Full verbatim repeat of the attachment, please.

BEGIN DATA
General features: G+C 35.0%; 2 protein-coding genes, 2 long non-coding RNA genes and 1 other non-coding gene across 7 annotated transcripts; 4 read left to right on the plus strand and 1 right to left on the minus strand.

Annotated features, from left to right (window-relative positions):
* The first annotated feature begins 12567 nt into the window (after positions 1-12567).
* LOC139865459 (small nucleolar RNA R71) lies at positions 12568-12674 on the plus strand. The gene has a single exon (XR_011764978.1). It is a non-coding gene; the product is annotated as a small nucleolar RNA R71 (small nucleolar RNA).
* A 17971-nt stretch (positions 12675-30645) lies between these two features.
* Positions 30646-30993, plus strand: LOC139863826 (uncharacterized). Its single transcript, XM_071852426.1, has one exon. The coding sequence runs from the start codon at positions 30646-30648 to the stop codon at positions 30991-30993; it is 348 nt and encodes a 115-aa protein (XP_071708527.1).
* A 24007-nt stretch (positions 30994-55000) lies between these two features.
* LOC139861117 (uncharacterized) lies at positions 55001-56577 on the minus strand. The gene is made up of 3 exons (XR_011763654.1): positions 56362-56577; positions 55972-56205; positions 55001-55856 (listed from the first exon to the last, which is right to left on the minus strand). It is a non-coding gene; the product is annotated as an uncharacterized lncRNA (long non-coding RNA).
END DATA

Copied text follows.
General features: G+C 35.0%; 2 protein-coding genes, 2 long non-coding RNA genes and 1 other non-coding gene across 7 annotated transcripts; 4 read left to right on the plus strand and 1 right to left on the minus strand.

Annotated features, from left to right (window-relative positions):
* The first annotated feature begins 12567 nt into the window (after positions 1-12567).
* LOC139865459 (small nucleolar RNA R71) lies at positions 12568-12674 on the plus strand. The gene has a single exon (XR_011764978.1). It is a non-coding gene; the product is annotated as a small nucleolar RNA R71 (small nucleolar RNA).
* A 17971-nt stretch (positions 12675-30645) lies between these two features.
* Positions 30646-30993, plus strand: LOC139863826 (uncharacterized). Its single transcript, XM_071852426.1, has one exon. The coding sequence runs from the start codon at positions 30646-30648 to the stop codon at positions 30991-30993; it is 348 nt and encodes a 115-aa protein (XP_071708527.1).
* A 24007-nt stretch (positions 30994-55000) lies between these two features.
* LOC139861117 (uncharacterized) lies at positions 55001-56577 on the minus strand. The gene is made up of 3 exons (XR_011763654.1): positions 56362-56577; positions 55972-56205; positions 55001-55856 (listed from the first exon to the last, which is right to left on the minus strand). It is a non-coding gene; the product is annotated as an uncharacterized lncRNA (long non-coding RNA).